Vive la Différence! Studying Law in France

We would like to introduce a new feature here on Progressive Lawyer which explores the experiences of law students from around the world as they study the law. We hope it will be both informative for pre-law students as well as food for thought for those who may be thinking of pursuing the study of law. For our first edition, Shannon Roddy discusses her experiences studying law in France.

Shannon Roddy
Shannon Roddy

My name is Shannon Roddy and I’m an undergraduate student currently in the third year of my Law degree. I’m studying Law with Criminology in Northern Ireland and this year I availed of the opportunity to undertake a study placement year abroad. The destination I chose to undertake my studies in was the city of Toulouse in the south of France. The structure of this year consisted of a year spent studying a joint programme in Law with Political Sciences in the Law school and Institute of Political Sciences in Toulouse. Upon completion of this year I hope to achieve a qualification equivalent to a diploma in European legal studies / International area studies from my University in Ireland.

When choosing where to apply for a study placement I had the option to choose from France , Sweden , the Netherlands or Italy. I instantly expressed an interest in studying in France because I speak French and understand French. Further to this I have an avid interest in international legal relations and developments and I understand that French is widely spoken in the legal world. On a personal level the fact that the European Parliament is located in France also helped found my interest. In fact as part of this placement I will be visiting the EU parliament in Strasbourg in the next month. The legal and political influences of France are notable in the functioning of the European Union and in the UN and it has been my long-term ambition to pursue a career in International Law. Studying in France is a great eye-opener for anyone interested in International Law as a career area in particular due to the influence of French legislature in international organisations such as the UN , European Union and EU parliament.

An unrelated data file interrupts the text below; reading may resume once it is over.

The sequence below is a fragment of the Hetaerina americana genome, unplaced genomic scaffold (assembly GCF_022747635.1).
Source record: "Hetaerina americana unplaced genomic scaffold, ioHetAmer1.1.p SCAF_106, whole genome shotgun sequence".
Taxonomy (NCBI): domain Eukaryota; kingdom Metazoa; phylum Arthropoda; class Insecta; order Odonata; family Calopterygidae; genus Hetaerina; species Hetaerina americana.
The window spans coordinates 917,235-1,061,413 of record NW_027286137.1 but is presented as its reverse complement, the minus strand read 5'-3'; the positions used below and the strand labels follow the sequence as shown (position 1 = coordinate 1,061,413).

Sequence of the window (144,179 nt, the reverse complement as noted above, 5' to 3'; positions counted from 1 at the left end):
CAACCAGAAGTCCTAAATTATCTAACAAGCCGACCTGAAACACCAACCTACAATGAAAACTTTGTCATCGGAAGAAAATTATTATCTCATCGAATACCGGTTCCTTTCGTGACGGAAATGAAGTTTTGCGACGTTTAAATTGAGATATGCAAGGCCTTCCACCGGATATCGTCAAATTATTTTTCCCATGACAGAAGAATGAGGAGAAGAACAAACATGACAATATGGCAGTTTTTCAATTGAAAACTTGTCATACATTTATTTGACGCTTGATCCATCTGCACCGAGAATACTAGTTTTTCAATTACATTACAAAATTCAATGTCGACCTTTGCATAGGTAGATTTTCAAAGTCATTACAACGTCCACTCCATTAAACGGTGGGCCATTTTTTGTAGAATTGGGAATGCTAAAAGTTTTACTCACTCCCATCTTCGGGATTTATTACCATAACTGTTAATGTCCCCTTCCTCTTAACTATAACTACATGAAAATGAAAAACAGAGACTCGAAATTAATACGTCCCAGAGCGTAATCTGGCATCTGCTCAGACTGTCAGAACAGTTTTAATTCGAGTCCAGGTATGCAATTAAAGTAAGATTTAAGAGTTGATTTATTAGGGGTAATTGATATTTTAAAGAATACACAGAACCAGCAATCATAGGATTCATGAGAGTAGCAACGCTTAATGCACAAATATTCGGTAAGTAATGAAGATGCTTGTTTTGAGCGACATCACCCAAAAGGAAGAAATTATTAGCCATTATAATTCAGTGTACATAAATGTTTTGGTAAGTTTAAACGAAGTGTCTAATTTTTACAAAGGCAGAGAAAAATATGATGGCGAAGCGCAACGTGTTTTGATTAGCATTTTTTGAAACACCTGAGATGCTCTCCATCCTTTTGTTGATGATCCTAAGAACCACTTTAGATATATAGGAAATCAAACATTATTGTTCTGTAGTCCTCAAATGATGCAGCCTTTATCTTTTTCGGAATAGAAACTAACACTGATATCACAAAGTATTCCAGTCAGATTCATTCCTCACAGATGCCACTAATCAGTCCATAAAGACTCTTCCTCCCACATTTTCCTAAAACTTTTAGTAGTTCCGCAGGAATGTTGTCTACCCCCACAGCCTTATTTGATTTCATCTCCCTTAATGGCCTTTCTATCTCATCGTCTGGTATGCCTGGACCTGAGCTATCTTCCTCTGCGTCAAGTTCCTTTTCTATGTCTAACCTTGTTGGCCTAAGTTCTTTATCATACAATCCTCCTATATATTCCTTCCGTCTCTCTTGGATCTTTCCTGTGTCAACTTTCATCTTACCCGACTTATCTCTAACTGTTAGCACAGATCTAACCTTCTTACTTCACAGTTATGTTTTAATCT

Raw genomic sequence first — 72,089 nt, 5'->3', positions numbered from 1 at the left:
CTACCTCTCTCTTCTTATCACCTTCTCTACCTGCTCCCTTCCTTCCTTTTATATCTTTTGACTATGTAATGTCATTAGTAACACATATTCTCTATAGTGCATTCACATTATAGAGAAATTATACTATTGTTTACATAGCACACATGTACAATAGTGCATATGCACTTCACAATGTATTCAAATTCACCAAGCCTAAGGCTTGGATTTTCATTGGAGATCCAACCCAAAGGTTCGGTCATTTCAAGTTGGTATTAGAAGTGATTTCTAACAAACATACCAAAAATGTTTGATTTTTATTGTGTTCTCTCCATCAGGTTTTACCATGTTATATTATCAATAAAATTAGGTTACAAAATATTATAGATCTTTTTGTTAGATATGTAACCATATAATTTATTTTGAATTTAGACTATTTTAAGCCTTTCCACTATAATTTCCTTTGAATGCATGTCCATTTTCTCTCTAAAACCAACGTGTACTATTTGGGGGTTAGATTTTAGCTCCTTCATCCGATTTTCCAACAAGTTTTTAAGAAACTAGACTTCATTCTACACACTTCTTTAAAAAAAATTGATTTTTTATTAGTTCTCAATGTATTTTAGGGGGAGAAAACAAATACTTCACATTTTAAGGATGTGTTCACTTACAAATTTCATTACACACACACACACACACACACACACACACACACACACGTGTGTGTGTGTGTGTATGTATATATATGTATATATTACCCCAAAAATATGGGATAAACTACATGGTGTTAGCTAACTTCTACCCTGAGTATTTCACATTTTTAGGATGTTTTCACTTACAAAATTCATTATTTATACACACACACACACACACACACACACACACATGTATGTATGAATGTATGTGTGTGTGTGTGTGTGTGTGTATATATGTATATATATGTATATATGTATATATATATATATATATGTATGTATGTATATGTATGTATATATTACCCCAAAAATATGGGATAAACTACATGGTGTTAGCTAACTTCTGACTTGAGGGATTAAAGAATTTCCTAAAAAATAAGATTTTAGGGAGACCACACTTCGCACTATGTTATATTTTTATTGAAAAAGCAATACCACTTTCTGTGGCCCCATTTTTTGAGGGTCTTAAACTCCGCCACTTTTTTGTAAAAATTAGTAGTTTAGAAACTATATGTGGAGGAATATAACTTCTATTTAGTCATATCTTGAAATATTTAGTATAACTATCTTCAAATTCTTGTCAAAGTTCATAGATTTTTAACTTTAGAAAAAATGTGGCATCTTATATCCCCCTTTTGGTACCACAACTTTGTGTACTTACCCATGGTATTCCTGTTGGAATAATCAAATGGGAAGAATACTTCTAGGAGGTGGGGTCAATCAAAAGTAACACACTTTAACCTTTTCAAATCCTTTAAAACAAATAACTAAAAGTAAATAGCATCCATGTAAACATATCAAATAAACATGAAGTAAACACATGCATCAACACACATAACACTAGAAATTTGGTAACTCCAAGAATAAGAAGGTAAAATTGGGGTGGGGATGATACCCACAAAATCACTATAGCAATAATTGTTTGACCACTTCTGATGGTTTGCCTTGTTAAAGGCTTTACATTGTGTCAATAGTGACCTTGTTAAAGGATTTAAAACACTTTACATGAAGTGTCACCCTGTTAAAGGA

Continue reading “Vive la Différence! Studying Law in France”